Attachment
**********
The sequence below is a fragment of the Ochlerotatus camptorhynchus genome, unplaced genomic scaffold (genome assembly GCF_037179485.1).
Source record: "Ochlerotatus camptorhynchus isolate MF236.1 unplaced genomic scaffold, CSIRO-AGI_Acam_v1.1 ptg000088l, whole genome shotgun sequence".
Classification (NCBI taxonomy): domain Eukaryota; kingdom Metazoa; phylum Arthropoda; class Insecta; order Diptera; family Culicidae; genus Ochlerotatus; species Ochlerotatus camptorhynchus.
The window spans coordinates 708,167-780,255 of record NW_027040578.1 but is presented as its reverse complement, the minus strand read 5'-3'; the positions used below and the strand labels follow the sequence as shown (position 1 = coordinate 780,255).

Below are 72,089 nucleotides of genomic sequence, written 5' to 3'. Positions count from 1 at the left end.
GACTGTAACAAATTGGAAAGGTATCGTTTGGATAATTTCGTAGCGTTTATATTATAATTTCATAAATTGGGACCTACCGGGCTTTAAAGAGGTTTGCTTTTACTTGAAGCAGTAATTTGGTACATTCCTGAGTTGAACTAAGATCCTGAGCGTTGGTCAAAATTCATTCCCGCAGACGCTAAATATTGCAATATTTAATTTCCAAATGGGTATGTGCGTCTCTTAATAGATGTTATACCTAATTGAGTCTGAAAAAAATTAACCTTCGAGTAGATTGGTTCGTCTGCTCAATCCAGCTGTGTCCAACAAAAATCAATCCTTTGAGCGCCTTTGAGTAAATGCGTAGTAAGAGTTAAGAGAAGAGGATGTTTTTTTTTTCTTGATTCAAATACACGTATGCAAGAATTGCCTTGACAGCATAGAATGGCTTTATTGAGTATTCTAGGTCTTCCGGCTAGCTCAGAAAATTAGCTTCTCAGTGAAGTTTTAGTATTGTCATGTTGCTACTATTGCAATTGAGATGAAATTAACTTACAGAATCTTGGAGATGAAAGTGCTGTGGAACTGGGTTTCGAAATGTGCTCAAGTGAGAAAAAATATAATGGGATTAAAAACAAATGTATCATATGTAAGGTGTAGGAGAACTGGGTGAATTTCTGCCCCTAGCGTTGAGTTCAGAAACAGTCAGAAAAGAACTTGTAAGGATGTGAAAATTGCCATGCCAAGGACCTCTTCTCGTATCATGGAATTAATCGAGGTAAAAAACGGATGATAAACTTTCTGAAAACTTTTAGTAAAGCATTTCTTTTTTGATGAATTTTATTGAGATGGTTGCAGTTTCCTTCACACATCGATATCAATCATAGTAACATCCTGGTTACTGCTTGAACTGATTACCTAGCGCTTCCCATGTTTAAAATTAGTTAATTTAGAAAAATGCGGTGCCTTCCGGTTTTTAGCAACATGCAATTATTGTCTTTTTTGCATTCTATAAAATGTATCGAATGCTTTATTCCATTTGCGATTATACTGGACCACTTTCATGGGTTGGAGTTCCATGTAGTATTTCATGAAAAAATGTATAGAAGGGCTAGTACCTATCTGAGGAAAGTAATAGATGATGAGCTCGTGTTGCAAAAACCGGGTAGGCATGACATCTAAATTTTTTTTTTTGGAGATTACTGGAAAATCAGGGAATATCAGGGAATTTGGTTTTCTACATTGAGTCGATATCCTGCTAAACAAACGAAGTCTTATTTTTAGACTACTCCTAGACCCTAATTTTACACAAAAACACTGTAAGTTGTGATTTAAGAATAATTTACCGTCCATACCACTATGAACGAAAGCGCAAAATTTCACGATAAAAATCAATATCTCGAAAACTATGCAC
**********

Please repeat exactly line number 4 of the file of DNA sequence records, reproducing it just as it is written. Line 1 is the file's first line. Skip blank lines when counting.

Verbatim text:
The window spans coordinates 708,167-780,255 of record NW_027040578.1 but is presented as its reverse complement, the minus strand read 5'-3'; the positions used below and the strand labels follow the sequence as shown (position 1 = coordinate 780,255).